A reader who likes our magazine wrote, asking us to take him off our subscription list:
It is with sadness I ask you to remove me from your mailing list. I truly love your materials. But 1 John is fairly clear that there has to be transformation in your life or eternal life simply doesn’t abide in you.
So, in good conscience, I can’t continue reading the magazine. Please unsubscribe me.
It hurts to get notes like that. But we did take him off our subscription list as requested.
His note has an implied question in it. What does it mean for eternal life to abide in someone? In his view it means that the person is living a transformed life.
Well, let’s look at the Scriptures he is alluding to in 1 John.
1 John 3:15. “Whoever hates his brother is a murderer, and you know that no murderer has eternal life abiding in him.” Here is how Zane Hodges explains that in his commentary:
Hatred of one’s brother is not only an experience of death; it is also an experience of murder. The person who hates his Christian brother is really no different from Cain (cf. verse 12), even though he may not commit the overt act of physically killing his brother. The spirit of hatred is that we want “to be rid” of our brother and would not really care if he died. But this is the spirit of a murderer.
Someone will perhaps meet the apostle John in the kingdom and ask him, ‘‘What did you mean when you said that ‘no murderer has eternal life’? What about King David?” If so, John will certainly reply, “I never said, ‘No murderer has eternal life.’ What I said was, ‘No murderer has eternal life abiding in him.’” Once again, the key to this text is the concept of “abiding” (see discussion above under verse 14). Moreover, John’s concept of abiding is always that it is a reciprocal relationship, even as Jesus said: ‘‘Abide in Me, and I in you” (John 15:4; see discussion under 1 John 2:27). Since Christ Himself is eternal life (cf. 1 John 5:20), to say that someone does not have eternal life abiding in him is equivalent to saying that he does not have Christ abiding in him.
Clearly, in the subsection concluded by this verse, John has been stigmatizing hatred for one’s brother as an action that separates the Christian from all real experience of the eternal life which he possesses as one who has “passed from death to life.” Although eternal life is the possession of each and every believer in Christ (cf. 1 John 5:1), hatred of one’s brother reflects the spirit of a murderer who is “abiding” in a realm of death where all vital experience with God’s life is lost (Hodges, 1-3 John, pp. 159-60).
1 John 3:17. “But whoever has this world’s goods, and sees his brother in need, and shuts up his heart from him, how does the love of God abide in him?” This verse is essentially parallel with v 15. If we as believers do not give to our brothers and sisters in need, then the love of God does not abide in us. Of course, the love of God is another way of speaking of everlasting life. Jesus is called everlasting life in 1 John 1:2 and 5:20. And we read in 1 John 4:16 that “God is love.” Note in 1 John 4:12, “If we love one another, God abides in us…”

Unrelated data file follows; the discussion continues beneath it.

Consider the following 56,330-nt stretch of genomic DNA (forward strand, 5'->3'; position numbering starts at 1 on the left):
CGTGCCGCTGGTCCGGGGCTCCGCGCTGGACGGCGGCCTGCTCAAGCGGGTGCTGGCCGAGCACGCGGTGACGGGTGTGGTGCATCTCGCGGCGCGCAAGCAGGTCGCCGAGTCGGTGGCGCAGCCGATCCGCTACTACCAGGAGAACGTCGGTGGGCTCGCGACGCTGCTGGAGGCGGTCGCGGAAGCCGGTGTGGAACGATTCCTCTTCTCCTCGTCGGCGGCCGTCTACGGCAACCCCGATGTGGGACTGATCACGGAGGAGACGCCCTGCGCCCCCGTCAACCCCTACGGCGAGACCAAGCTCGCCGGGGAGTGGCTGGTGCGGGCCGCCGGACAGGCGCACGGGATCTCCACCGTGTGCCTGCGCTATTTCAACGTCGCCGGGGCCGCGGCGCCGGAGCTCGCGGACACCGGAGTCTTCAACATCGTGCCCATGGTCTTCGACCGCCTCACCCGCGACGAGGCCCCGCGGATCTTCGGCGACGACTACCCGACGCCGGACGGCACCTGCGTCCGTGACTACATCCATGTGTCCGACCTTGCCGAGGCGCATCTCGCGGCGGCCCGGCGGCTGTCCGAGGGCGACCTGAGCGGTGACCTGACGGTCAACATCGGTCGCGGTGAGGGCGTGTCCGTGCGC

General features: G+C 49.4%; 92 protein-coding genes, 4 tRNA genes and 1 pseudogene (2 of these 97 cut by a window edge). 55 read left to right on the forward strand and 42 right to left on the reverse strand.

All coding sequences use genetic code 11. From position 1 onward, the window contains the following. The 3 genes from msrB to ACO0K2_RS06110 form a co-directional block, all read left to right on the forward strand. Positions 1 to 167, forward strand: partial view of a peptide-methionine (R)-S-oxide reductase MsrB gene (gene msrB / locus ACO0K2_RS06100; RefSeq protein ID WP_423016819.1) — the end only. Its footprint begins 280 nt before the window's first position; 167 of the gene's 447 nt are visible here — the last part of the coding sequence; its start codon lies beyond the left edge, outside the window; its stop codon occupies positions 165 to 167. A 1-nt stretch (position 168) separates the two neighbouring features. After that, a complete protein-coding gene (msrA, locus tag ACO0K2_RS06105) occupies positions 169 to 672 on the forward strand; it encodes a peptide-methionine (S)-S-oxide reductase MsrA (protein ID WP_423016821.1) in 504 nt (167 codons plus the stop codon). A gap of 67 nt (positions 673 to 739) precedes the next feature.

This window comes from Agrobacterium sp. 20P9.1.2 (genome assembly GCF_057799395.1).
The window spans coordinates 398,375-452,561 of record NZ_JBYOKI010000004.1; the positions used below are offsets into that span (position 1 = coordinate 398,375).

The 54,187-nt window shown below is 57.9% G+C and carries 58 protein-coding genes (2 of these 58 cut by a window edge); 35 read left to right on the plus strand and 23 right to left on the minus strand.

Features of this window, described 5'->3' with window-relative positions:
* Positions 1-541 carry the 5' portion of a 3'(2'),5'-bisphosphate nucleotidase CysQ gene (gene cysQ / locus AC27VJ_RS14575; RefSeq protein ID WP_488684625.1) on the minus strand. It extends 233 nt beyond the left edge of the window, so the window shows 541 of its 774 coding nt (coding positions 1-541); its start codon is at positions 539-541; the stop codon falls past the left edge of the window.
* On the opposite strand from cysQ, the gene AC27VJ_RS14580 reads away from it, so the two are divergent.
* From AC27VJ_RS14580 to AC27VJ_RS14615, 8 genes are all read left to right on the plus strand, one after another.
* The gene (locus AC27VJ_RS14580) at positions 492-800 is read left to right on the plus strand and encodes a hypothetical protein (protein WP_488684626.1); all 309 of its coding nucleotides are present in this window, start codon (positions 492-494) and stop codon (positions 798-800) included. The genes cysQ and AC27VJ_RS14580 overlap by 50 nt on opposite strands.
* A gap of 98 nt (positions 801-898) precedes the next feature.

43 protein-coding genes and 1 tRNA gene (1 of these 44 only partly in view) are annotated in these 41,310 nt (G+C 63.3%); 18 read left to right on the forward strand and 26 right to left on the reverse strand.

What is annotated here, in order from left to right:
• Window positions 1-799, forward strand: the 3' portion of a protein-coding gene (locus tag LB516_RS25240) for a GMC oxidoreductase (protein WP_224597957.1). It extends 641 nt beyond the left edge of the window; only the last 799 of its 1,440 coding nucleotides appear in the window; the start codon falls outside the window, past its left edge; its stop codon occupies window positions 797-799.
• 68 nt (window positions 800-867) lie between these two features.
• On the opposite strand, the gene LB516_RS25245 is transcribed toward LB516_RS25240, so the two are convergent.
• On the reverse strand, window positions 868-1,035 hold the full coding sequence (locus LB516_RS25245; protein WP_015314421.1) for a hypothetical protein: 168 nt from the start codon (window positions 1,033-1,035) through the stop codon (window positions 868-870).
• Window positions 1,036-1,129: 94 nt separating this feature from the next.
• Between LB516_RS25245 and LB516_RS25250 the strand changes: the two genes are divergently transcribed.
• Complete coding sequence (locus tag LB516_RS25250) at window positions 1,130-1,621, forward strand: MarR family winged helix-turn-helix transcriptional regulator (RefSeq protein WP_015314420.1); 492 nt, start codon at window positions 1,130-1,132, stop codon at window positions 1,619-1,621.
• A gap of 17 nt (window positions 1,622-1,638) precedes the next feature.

But the Christian who acts so uncompassionately is not having a vital experience of God’s love. John’s rhetorical question, how does the love of God abide in him? means simply that God’s love does not abide in him. The calloused action of refusing help to his needy brother, even though he possesses the means, this world’s goods, is clear evidence that here is one in whom neither Christ, eternal life, nor the love of God are “abiding.” As Brown puts it, “The person described…is blocking the movement of divine love, which would lead him to treat his brother as Christ treated us, so divine love does not junction in such a person” [Raymond Brown, The Epistles of John, p. 450, italics added]. The uncompassionate Christian is not walking as his Master walked (cf. 2:6) and thus is not living the abiding life (Hodges, 1-3 John, pp. 161-62).
The word abide (menō in Greek) is very common in 1 John. He uses it twenty-one times. Abiding is a key fellowship term for John (and for the Lord Jesus in John 14-15). While it is true that only believers in Christ can have everlasting life, God, and God’s love abiding in them, it is not true that God is always abiding in all believers. First John is an appeal to mature believers to continue to abide in Christ so that when He returns we will have confidence and not shame (1 John 2:28).
We at GES promote the importance of a transformed life (Rom 12:2; 2 Cor 3:18). But to experience such a life one must abide in God’s Word (John 15:7; 1 John 2:14, 24). That is why we teach what God’s Word says, even when that teaching is not consistent with the popular theology of our day.